Today we’re going to work on another piece that’s far beyond our beginner level – well, if we were to do the entire thing, anyway. Like we’ve done before, we’re just going to learn a little snippet – a taste of what’s to come in our virtuosic futures. The piece in question is from Beethoven’s third concerto,
from the very beginning of the second movement ‘largo’.
Sheet music for Beethoven’s Third Concerto: Largo introduction
Beethoven’s Third Concerto: Backstory
First of all, if you want to know more about my pal Beethoven, check out this video: The Life and Times of Beethoven. This third piano concerto of his, in C minor, was composed in 1800, when Beethoven was around 30 years old. Concertos are not solo performances like sonatas – they include use of an orchestra, but feature a specific instrument (in this case, the featured instrument is piano).
We’re focusing in on the second of three movements, the largo – slow – part, but you should really check out the whole thing. I’ll link a full performance of it below (it cues in at the beginning of the “Largo” section).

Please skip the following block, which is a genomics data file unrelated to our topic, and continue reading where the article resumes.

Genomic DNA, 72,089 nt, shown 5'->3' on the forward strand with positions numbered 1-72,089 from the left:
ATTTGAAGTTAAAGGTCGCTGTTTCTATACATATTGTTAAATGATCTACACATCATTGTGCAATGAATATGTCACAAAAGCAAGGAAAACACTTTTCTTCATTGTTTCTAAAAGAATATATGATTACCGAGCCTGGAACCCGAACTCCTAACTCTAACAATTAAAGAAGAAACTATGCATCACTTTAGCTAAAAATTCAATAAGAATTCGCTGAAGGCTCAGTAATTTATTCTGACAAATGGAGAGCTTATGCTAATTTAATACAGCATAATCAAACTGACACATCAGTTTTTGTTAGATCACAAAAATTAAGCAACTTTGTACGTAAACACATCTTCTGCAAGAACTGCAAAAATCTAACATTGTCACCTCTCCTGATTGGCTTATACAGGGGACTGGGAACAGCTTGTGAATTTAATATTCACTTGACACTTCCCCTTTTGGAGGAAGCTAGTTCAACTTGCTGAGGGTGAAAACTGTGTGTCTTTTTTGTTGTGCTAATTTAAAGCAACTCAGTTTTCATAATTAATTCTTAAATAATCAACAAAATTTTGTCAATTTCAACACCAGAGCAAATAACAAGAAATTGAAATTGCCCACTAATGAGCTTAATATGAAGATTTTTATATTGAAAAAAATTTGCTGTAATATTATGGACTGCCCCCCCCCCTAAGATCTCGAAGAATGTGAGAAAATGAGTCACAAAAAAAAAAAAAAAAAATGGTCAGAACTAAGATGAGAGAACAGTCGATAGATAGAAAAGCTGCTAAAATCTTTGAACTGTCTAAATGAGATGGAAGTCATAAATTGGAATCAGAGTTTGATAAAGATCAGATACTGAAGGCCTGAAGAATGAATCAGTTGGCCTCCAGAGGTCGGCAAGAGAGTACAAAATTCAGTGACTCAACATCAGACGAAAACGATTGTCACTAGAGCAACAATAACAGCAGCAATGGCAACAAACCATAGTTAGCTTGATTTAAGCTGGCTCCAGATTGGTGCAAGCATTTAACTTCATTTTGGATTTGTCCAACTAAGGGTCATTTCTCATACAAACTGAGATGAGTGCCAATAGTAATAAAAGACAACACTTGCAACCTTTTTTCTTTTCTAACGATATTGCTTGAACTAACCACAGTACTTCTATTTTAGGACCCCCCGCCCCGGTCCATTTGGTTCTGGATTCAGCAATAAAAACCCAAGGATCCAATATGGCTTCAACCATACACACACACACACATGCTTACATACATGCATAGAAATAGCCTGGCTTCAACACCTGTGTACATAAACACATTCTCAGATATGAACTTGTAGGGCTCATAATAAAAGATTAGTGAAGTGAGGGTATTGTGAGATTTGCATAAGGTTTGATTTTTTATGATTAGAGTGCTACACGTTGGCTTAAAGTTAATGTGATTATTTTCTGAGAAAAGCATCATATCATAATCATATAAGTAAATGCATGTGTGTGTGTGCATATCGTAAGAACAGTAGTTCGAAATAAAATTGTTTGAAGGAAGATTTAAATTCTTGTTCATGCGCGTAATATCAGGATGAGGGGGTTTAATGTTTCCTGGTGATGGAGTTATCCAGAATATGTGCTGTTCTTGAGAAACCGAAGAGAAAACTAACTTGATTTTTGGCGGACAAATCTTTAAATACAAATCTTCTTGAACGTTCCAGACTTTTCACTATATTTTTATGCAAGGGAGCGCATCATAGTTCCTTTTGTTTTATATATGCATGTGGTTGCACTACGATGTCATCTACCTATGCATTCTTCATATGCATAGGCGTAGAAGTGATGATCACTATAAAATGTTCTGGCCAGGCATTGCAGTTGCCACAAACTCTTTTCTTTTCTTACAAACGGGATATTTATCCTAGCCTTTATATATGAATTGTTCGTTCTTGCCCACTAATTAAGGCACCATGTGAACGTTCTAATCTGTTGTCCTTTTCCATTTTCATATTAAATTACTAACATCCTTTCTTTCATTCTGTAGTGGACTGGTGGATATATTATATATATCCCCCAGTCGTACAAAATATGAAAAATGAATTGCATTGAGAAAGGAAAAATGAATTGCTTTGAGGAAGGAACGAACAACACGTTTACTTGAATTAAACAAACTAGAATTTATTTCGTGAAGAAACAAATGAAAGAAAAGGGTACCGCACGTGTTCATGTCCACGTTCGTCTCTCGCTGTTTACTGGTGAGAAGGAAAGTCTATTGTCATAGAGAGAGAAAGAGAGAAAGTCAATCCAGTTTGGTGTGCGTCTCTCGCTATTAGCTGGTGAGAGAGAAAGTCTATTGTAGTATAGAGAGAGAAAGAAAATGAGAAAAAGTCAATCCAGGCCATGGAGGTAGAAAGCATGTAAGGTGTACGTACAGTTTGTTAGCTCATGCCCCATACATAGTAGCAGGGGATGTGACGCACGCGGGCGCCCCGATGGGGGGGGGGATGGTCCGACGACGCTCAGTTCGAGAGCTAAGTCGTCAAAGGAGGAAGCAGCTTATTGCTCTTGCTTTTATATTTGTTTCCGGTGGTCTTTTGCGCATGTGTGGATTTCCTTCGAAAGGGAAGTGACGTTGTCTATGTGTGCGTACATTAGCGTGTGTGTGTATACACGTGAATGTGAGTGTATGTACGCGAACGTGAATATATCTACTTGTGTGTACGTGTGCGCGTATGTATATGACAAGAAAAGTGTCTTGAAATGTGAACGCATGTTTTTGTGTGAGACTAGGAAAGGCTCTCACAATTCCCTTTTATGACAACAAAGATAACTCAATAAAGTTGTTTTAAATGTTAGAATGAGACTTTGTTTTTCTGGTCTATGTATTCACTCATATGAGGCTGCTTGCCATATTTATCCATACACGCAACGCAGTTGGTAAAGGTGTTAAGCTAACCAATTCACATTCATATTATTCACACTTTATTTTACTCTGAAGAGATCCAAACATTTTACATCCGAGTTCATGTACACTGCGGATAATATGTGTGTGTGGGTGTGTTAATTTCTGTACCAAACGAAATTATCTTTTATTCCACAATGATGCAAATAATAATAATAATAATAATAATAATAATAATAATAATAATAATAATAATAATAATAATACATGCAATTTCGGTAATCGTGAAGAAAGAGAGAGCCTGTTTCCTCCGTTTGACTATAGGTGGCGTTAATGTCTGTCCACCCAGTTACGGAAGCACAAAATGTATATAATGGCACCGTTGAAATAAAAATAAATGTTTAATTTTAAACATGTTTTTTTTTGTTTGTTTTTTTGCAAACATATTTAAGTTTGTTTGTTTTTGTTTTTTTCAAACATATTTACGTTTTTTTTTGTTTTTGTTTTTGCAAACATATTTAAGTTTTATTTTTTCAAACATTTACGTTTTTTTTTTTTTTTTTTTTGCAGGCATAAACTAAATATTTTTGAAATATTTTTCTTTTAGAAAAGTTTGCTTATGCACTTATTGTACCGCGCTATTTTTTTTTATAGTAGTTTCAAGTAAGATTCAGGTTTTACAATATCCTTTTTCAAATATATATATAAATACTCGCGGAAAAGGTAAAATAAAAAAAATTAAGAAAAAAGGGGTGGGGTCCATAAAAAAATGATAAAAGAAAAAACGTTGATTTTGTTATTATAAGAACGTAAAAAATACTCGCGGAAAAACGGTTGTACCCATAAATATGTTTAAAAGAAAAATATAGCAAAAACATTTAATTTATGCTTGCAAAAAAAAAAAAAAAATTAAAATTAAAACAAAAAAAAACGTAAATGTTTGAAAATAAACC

A Note on the Sheet Music for Largo
The first note I will make is that I transcribed the original sheet music into something far more readable – the original version has all kinds of wacky dotted 16th notes and 32nd notes. Since that kind of counting is a little more complex than I want to do right now, I made an easier reading version – it sound exactly the same, even though it’s changed to 6/4 and there are no 32nd notes anywhere.
Practice points for Largo: Intro
First of all, the key signature has four sharps – F, C, G, D. if you remember from last week, these four sharps can be found in the key of E major (E major scale). Since the opening notes outline an E major chord, we can assume that this piece is in E major, and not it’s relative minor counterpart, C sharp minor.
This piece includes the use of arpeggiated chords, which looks like a funny squiggle beside the notes. To play this, simply press the notes “guitar style” – rolling them up, from the bottom to the top. Make sure to keep each note held down as you roll it.
Last note is to really take care to tell if a note is tied or slurred. There’s a healthy mix of both in this piece, and some ties might look like slurs, and vice versa. Remember, ties always connect the same notes (like a C to a C), whereas slurs connect different notes, and often multiple notes at a time.